Harvard Darwin150 Webcast tonight


Sorry for the late notice, but there’s a webcast tonight at 8:00 Eastern time from Harvard on “The World Before Darwin,” by Everett Mendelsohn, a social historian of science. A friend who was a teaching fellow for Mendelsohn tells me he’s a very good speaker. The webcast is free, but you must register. When I registered a few minutes ago there were 599 699 webcast ‘tickets’ left.

This is apparently the first in a series of talks in Harvard’s “Darwin150” program celebrating the 150th anniversary of the publication of OoS.

Hat tip to Patricia Princehouse, the former Harvard Teaching Fellow mentioned above.

This essay is the third of a series authored by Dave Wisker, Graduate Student in Molecular Ecology at the University of Central Missouri.

This series of essays counters common Intelligent Design/Creationist arguments against the fixation of the fusion that produced human chromosome 2. To recap briefly, ID/C’s argue that the fusion would have resulted in a chromosome with two centromeres, which would then be torn apart during meiosis. In “The Dicentric Problem” I explained how the presence of two centromeres does not necessarily interfere with proper segregation. ID/C’s also claim that heterozygotes for the fusion suffer from greatly reduced fertility, preventing the fusion from ever becoming fixed. I explained how this is not true for centric fusions in “The Fertility Problem” . Using realistic values for human populations, “Fixation Within a Deme” showed that the fixation probability of the fusion within a local breeding population, or deme, may be between 4.5 and 10 percent. This final essay will look at the probability of fixation for the fusion in the species as a whole.

Lande (1979) looked at the problem of fixation for chromosomal rearrangements with heterozygote disadvantage. He constructed a model with populations subdivided into numerous, semi-isolated subpopulations, or demes, in which spontaneous chromosome rearrangements with heterozygote disadvantage occur. In addition, the model included random extinction and colonization of demes. Lande did not include mechanisms like meiotic drive (see “Fixation Within a Deme” for explanation) in his model, letting genetic drift (i.e., chance) be the primary force for fixation within a deme. He found that the biggest obstacle to overall fixation was establishment of the fusion within one deme. The overall fixation probability turned out to be the probability of fixation within that first deme:

Once established in a deme, a negatively heterotic [one with a selective disadvantage for heterozygotes–DW] gene arrangement can spread in homozygous form through a subdivided population by random local extinction and colonization. For this process, the fixation rate in a species composed of many semi-isolated demes is approximately equal to the rate of establishment of new gene arrangements in a single one of its demes.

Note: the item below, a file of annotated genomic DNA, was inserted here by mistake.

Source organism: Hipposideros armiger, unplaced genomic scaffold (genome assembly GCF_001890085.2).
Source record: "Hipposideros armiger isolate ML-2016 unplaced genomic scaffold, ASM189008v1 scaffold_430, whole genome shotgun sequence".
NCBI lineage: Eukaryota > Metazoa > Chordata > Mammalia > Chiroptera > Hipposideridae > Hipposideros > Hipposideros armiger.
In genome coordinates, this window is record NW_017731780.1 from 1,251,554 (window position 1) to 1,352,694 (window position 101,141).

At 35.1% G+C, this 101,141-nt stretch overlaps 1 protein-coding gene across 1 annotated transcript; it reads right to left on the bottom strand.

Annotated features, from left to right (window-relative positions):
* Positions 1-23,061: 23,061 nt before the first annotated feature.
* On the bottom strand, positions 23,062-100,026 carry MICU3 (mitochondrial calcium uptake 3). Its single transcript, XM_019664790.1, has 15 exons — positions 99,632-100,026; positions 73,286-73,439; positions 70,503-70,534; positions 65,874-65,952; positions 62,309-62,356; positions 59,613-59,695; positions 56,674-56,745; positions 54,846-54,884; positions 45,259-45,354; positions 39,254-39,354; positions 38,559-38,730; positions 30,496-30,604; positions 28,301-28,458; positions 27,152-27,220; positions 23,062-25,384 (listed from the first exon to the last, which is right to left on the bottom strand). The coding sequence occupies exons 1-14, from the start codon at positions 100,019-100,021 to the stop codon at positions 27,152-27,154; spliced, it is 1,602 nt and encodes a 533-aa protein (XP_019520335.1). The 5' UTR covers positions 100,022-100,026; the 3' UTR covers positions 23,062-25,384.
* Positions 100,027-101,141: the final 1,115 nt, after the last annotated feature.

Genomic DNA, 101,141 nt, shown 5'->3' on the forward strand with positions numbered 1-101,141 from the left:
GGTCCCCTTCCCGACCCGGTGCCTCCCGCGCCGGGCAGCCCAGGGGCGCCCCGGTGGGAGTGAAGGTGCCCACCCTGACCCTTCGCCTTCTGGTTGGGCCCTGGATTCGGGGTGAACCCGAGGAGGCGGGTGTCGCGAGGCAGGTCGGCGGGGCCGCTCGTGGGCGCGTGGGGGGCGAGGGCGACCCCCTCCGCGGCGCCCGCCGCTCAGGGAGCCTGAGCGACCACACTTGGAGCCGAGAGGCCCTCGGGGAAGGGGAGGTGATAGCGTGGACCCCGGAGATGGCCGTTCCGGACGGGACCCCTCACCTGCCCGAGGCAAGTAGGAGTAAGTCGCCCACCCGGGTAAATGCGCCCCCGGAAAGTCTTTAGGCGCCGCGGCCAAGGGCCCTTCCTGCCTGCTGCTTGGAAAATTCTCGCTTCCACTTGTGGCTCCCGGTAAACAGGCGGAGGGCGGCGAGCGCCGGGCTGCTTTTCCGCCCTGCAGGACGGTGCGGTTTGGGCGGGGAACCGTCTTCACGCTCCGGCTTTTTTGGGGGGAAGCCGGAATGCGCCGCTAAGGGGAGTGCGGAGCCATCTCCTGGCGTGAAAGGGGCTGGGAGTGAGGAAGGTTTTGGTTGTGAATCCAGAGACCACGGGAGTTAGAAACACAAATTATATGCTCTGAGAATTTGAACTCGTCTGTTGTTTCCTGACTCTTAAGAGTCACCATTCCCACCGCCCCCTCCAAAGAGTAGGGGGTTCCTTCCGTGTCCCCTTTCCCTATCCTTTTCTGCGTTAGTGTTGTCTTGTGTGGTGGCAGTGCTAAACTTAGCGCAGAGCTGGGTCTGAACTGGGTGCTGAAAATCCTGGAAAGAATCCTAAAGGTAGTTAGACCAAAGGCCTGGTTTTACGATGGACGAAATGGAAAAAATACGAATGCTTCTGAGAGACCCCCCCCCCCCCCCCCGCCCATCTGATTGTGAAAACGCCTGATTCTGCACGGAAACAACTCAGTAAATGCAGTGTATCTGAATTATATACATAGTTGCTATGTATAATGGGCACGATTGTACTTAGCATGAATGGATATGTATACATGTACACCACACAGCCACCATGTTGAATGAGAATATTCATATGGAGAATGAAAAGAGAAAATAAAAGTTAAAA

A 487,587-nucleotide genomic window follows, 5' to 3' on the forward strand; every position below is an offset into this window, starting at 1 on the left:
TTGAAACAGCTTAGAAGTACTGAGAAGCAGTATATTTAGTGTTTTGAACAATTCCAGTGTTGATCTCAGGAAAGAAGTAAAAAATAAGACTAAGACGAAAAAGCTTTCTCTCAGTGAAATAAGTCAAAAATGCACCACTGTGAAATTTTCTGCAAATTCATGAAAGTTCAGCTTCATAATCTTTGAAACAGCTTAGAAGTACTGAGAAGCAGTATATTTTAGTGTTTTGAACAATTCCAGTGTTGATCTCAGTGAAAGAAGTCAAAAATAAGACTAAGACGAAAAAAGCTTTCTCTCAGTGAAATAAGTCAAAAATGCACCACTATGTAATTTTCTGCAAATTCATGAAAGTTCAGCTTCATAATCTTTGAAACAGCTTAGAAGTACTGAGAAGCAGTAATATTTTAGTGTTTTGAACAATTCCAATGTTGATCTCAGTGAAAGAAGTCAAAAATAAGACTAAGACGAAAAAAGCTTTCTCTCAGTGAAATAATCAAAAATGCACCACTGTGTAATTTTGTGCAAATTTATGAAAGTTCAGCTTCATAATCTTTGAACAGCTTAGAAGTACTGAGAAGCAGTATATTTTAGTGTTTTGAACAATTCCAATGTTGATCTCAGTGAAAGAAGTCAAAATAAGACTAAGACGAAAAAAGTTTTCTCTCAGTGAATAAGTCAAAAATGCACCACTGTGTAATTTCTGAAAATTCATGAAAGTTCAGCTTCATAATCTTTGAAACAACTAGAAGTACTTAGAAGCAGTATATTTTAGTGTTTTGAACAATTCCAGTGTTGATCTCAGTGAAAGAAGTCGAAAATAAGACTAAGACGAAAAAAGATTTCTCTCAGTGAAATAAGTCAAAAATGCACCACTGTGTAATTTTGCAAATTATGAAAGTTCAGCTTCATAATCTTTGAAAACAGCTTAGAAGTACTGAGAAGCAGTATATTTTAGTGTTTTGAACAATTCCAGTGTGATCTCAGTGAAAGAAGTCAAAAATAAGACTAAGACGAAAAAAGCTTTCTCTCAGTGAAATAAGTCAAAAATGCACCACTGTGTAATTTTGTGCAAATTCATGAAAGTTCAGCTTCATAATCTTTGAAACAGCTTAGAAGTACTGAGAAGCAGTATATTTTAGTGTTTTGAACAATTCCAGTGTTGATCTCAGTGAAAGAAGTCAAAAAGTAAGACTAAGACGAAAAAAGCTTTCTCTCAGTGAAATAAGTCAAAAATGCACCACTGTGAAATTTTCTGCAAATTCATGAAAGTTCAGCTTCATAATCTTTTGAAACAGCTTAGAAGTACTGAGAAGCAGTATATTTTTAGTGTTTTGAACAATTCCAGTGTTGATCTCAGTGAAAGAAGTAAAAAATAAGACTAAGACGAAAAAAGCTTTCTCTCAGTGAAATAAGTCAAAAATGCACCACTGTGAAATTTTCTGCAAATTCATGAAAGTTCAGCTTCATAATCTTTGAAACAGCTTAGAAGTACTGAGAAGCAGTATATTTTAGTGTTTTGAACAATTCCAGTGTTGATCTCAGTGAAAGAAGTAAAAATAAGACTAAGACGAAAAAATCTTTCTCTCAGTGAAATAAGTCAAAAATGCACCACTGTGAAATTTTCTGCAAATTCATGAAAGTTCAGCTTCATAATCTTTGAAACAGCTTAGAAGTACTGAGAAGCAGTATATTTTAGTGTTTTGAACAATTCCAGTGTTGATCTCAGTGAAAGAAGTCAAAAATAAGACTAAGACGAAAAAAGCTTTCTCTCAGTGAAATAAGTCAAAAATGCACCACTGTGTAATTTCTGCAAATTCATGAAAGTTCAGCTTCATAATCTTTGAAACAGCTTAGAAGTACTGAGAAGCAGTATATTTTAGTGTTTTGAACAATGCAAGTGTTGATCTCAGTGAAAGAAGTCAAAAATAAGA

In “Fixation Within a Deme”, I showed that meiotic drive plays a major role in influencing fixation of centric fusions in humans. In addition, the probable structure of early human populations is very similar to that used in Lande’s model. It is therefore reasonable to suggest the overall fixation probability for the human chromosome 2 fusion is at least the value of 4.5 -10% determined earlier.

Interestingly, there may be another factor that influenced the rise in frequency of human chromosome 2. Hedrick and Levin (1984) suggested a mechanism that greatly increases the probability of fixation for negatively heterotic chromosome rearrangements during migration and colonization of other demes. They pointed out that the process of colonization often involves small groups of individuals, so genetic drift in the form of the “founder effect” plays an important role. Furthermore, the individuals in these founder groups may be closely related. So, if a chromosome rearrangement becomes established in a deme, then any founder groups derived from it will already have the rearrangement at a very high frequency to start with. If the group establishes itself in an unoccupied area, fixation would be instantaneous for that deme. If the group joins another existing group, given that most demes are small, the newcomers may compose a significant percentage of the combined deme. Therefore, the initial frequency of the rearrangement could already be high enough to exceed the unstable equilibrium frequency (see “Fixation Within a Deme” for discussion of this) and thus drive the rearrangement to fixation there as well. Hedrick and Levin called this “kin-founding”. They note that kin-founding is common in many groups of organisms. Anthropological data confirms this in humans (Fix, 1978). Since Lande’s model does not incorporate mechanisms that influence fixation such as meiotic drive and kin-founding, there is reason to believe that the overall fixation probability for human chromosome 2 may be higher than the base calculation for the deme.